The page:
Jason Aaron, Paco Medina, and Ed McGuinness’ Avengers #3 sees the team get closer to fully forming, but still not there yet. The mysteries of Marvel Legacy #1 are still unraveling as Loki takes Captain America for a ride.
***SPOILERS LIE AHEAD***
Earth’s mightiest heroes fail to destroy Loki and his Celestial posse, throwing them into the sun wasn’t enough. Instead, Steve Rogers is now Loki’s captive as the rest of the not-Avengers are still on Earth trying to process what’s happening and what to do next.
This third chapter of Avengers is more of the same. There’s a lot going on, but still it feels a bit like we’re dragging our feet. By issue’s end, almost all of the characters are together at least. I feel like we still know exactly as much information about the Final Host and these Celestials as we did from reading Marvel Legacy #1. The only difference being the inconsequential hordes of bugs that are annoying our heroes.
Interactions between characters have been enjoyable, despite some being a bit out of character. Ghost Rider Robbie Reyes continues to steal the show as the “young gun” of the group. It’s great to see Aaron isn’t afraid to tap into the animosity there should be between Tony and Carol after Civil War II.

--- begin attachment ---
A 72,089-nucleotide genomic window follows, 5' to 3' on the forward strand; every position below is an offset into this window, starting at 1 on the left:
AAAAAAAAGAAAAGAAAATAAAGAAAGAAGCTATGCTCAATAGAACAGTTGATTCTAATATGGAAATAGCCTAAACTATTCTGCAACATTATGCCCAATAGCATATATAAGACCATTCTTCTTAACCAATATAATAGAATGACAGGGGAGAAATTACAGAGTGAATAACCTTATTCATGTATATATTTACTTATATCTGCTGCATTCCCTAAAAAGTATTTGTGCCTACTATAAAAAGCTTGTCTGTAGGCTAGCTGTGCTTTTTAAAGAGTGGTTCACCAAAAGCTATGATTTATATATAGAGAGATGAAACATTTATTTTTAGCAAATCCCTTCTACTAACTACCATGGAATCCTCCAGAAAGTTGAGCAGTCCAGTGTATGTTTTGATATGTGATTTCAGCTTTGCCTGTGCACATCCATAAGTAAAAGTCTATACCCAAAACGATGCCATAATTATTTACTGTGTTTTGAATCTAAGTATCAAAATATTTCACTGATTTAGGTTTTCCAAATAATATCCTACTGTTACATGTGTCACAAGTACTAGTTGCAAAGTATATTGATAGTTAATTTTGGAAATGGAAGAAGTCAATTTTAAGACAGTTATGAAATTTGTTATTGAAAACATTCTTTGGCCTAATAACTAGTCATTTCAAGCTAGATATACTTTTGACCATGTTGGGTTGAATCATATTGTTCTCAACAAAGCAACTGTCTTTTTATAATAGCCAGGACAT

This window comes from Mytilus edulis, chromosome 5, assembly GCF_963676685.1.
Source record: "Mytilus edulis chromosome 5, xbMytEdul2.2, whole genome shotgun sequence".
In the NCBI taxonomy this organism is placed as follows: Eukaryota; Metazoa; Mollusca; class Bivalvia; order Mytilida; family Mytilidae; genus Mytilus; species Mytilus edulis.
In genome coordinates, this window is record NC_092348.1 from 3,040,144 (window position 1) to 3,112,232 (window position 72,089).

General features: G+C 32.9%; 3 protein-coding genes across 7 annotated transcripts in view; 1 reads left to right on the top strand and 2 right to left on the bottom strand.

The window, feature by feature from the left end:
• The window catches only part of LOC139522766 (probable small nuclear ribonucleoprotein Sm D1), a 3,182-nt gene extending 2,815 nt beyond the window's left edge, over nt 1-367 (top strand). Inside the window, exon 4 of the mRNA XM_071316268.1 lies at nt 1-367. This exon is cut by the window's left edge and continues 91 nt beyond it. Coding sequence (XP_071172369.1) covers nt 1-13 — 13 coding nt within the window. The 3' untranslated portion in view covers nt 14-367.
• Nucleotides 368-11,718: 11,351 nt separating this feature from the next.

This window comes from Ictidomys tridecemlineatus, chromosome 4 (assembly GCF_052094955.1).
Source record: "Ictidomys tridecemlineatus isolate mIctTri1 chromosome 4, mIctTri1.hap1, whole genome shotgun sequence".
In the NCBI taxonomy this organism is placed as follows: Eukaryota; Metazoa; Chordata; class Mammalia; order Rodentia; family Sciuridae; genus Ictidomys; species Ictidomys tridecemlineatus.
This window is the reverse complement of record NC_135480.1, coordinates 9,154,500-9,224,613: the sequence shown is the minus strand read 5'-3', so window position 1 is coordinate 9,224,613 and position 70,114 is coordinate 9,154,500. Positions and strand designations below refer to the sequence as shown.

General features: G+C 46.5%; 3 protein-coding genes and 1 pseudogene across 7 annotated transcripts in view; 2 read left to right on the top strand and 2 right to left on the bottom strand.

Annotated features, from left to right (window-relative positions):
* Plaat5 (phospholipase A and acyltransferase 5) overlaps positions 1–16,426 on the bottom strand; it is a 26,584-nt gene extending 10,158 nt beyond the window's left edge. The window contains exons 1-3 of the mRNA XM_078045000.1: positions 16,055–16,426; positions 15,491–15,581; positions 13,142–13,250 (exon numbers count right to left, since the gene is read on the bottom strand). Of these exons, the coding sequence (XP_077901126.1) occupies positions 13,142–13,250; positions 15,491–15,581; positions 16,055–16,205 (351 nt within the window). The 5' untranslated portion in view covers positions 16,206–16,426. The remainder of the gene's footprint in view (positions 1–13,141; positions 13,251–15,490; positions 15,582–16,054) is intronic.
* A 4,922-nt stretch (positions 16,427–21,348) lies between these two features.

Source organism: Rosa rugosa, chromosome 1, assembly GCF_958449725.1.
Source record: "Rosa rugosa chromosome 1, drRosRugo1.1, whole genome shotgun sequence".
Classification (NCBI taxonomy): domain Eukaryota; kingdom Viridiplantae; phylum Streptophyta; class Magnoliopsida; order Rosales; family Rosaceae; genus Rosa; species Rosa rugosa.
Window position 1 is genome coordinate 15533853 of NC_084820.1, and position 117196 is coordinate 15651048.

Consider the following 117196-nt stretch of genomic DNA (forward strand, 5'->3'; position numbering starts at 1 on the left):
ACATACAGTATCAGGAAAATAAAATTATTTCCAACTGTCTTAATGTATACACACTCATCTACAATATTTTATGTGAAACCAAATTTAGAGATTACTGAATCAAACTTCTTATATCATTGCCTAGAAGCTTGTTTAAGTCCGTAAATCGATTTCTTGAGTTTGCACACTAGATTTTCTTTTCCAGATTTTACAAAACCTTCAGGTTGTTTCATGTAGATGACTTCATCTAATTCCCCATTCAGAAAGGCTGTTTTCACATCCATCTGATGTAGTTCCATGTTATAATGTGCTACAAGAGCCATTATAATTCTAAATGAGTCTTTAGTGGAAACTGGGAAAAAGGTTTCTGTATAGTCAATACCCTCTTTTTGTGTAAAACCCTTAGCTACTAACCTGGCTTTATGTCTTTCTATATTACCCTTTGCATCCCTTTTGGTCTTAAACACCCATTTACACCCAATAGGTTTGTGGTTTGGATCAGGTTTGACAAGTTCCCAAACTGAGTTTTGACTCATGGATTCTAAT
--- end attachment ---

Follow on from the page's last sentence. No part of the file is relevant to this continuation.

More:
The overall narrative is moving at a snail’s pace, and the relationships building up front aren’t entertaining enough to mask it. Other than Ghost Rider, everybody else feels like they’ve been here before and they’re over it. This makes the assembly of this new era of Avengers feel less monumental than it should.
That being said, it doesn’t feel like the last five years of Marvel flagship Avengers comics. This “Fresh Start” Avengers is taking it’s time because it can. There’s no fear of being cancelled in a year or rebooted with Jason Aaron writing a team composed of almost all of Marvel’s heavy hitters. That reassurance buys this series a lot more rope than those that preceded it. Even still, we comic book readers are an impatient breed desperate for a significant Avengers title again.
Ed McGuinness is another big reason that this feels like it’ll be around for a while. There’s a sense of creative investment in these pages that demands the reader pay attention and appreciate each panel. McGuinness draws his characters and action in a classic manor, but with a modern flair that serves them well and will appeal to newcomers and veterans alike.
Avengers has been good, not great, issue #3 is a true testament to that. Nothing has happened, so far, that’ll stick with you past the time you spend reading the issue. However, it feels a lot more like home for Avengers fans than recent incarnations. It’s a good bet that sticking around through a slow start will pay off with Jason Aaron behind the wheel.